Hebel block can be cut with standard woodworking tools, such as a bandsaw. This saw was rented from Hebel.
Masons are accustomed to speedy work with block, but working with aerated autoclaved concrete (AAC) can be slow going. You need special trowels and mortar, and AAC requires precise drilling for the threaded rod that connects the foundation with the top plate.
Hebel makes its ACC blocks from a mix of cement, lime, sand, gypsum, water and an expanding agent. It's hardened in a mold and then steam-cured under pressure. One thing masons will like is the weight--far less than typical concrete blocks. Although the material is available in different densities and sizes, the block we used measures 8 in. by 8 in. by 24 in. and weighs 28 lb. It can be cut with a handsaw, but we rented a bandsaw from Hebel that made cutting the block easy.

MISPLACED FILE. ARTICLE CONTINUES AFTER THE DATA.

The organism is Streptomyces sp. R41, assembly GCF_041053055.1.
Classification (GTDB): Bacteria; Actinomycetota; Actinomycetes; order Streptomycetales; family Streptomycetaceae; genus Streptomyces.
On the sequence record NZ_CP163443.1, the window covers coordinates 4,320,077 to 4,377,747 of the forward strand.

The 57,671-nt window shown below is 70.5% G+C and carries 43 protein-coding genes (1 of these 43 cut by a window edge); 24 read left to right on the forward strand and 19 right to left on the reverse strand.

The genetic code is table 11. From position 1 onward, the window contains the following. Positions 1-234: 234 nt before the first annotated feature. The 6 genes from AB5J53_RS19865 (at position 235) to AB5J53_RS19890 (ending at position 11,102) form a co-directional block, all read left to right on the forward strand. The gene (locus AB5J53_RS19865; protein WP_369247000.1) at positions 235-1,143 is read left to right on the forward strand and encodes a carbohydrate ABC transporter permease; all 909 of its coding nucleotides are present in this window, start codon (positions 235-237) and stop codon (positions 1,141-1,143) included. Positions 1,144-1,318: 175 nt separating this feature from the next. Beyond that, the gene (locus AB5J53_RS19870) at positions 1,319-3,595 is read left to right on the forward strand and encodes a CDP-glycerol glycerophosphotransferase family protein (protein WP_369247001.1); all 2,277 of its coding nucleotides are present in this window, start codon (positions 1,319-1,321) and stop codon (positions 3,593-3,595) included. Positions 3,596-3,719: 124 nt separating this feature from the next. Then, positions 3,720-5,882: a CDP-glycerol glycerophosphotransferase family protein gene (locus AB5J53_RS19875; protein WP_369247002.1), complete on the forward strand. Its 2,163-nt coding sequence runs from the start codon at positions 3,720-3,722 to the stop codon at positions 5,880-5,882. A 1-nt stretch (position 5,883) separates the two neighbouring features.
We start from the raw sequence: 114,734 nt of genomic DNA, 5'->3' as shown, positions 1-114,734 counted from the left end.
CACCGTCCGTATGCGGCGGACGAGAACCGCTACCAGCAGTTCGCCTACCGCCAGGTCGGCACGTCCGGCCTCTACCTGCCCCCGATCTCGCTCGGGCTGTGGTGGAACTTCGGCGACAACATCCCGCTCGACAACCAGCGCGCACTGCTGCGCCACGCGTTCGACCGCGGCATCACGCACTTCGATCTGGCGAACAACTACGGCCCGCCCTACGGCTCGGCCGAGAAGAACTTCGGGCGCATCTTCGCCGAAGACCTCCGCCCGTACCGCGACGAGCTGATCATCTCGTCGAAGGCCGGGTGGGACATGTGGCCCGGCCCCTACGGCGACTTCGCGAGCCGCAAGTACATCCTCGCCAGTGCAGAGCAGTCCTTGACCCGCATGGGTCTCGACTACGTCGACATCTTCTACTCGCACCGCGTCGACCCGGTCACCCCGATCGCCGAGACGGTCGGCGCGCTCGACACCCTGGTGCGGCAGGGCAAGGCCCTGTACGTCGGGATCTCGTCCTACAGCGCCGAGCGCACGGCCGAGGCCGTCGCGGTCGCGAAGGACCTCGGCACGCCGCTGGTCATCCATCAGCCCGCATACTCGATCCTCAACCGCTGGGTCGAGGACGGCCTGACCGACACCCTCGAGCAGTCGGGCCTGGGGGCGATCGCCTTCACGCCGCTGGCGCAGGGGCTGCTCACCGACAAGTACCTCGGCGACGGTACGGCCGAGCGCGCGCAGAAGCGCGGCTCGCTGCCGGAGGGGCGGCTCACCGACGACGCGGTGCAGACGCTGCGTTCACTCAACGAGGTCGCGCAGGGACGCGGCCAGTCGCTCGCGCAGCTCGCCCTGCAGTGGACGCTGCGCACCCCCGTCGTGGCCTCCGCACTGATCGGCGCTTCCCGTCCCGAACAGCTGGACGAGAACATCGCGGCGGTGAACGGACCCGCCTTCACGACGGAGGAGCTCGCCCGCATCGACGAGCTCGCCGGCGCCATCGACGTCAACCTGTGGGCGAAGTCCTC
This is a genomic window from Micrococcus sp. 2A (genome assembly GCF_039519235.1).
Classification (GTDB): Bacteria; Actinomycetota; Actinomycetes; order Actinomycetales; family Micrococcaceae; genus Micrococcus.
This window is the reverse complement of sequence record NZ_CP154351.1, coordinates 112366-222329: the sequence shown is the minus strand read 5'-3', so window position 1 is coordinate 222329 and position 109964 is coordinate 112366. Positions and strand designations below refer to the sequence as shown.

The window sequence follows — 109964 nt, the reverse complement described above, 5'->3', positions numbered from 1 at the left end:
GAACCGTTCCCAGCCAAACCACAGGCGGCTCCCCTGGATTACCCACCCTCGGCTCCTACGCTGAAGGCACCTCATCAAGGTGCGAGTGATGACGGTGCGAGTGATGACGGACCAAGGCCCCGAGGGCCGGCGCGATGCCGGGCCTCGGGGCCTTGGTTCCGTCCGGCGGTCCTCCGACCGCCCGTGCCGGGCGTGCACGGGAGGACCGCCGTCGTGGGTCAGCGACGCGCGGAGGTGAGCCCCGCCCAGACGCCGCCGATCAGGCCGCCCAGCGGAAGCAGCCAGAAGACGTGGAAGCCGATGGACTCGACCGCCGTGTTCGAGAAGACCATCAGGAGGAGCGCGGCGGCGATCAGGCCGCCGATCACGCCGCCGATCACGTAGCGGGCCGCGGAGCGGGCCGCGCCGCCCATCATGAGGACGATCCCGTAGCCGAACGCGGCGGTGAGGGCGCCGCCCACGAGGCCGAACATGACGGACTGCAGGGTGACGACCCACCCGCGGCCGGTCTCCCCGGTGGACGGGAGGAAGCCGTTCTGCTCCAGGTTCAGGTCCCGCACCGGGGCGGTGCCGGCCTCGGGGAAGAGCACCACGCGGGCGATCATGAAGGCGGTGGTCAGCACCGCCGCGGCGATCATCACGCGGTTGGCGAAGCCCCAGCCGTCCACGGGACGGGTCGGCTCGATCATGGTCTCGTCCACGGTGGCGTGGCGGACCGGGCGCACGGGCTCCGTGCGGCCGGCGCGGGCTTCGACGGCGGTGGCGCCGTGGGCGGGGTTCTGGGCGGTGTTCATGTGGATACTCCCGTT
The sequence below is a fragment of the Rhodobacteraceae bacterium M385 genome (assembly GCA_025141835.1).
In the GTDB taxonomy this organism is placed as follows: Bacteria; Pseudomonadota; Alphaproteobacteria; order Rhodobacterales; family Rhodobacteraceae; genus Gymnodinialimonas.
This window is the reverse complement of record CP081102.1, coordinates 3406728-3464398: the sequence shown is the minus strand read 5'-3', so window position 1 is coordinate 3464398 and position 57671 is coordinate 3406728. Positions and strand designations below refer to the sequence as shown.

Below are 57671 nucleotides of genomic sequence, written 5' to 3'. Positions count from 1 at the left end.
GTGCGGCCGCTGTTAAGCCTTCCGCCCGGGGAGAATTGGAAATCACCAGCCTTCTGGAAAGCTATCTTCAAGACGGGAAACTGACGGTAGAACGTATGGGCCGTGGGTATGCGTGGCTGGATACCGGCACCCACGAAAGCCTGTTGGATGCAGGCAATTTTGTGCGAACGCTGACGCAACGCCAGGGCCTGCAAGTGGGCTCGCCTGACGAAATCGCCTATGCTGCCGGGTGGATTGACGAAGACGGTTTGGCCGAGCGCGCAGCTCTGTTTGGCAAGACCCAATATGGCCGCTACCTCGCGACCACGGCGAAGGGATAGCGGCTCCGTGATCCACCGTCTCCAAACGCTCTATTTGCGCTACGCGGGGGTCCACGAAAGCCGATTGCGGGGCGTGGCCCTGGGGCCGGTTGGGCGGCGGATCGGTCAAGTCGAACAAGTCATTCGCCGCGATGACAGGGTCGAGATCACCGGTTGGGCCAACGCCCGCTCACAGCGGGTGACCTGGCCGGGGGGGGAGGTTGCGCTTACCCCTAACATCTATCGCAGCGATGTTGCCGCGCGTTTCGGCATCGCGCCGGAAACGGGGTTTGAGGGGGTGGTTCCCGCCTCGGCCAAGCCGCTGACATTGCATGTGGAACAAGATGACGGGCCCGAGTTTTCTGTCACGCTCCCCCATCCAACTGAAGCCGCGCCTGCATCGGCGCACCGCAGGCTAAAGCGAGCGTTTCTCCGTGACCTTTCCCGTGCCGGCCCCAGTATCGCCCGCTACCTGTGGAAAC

Although a masonry crew's first experience with the material can be discouraging, paying well helps. We pay $4.50 per block. This rate compares with $1.50 per standard concrete-masonry unit. Hebel block isn't cheap to buy, either. Blocks come to about $4.50 each with shipping. The Pearsons' AAC walls cost about $9,000. Although this amount is more than typical construction, finishing costs were lower. The exterior gets a single coat of stucco, and interior walls a single coat of a soft, high-gypsum-content plaster. These factors made AAC affordable for the first floor of the Pearson house. Costs are higher for scaffolding work, so we didn't use Hebel block in the gable ends.